After (Litter) Fall
My winter is nothing like an old man
who gripes and broods over the rags of fall,
worn out clothing stitched by summer’s hand,
whose weedrobes trip the light ephemeral:
a final dance of deciduous waste,
when light and color step over the brink
from nature’s first green to autumn’s posthaste
to fashion an interstice out of sync.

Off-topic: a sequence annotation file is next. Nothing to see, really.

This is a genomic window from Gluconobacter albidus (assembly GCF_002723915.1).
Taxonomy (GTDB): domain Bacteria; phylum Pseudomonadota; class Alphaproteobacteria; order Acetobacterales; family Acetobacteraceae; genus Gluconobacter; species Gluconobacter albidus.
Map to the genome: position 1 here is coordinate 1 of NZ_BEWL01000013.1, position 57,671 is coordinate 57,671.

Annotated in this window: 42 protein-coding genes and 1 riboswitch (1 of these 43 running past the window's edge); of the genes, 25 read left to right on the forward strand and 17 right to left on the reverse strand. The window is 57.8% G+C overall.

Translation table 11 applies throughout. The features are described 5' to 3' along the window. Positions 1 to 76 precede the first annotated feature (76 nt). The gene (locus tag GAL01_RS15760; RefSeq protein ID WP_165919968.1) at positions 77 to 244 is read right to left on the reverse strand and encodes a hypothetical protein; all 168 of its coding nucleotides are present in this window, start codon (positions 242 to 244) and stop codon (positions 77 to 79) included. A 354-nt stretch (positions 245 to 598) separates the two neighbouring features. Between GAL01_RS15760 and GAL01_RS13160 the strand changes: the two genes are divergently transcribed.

My winter is like a woman, instead,
who weaves lost fibers into living yarn.
With season as form and color as thread,
my lapsarian seamstress comes to darn
a fertile garment round her lover’s feet
so colloid and crystal at last can meet.
by Gregory Palmerino, first published in The Road Not Taken (pdf link)
Editor’s note: This sonnet turns the usual winter trope inside out with skillful use of personification and imagery. The result? Something new at the volta when speaking of winter: fertility.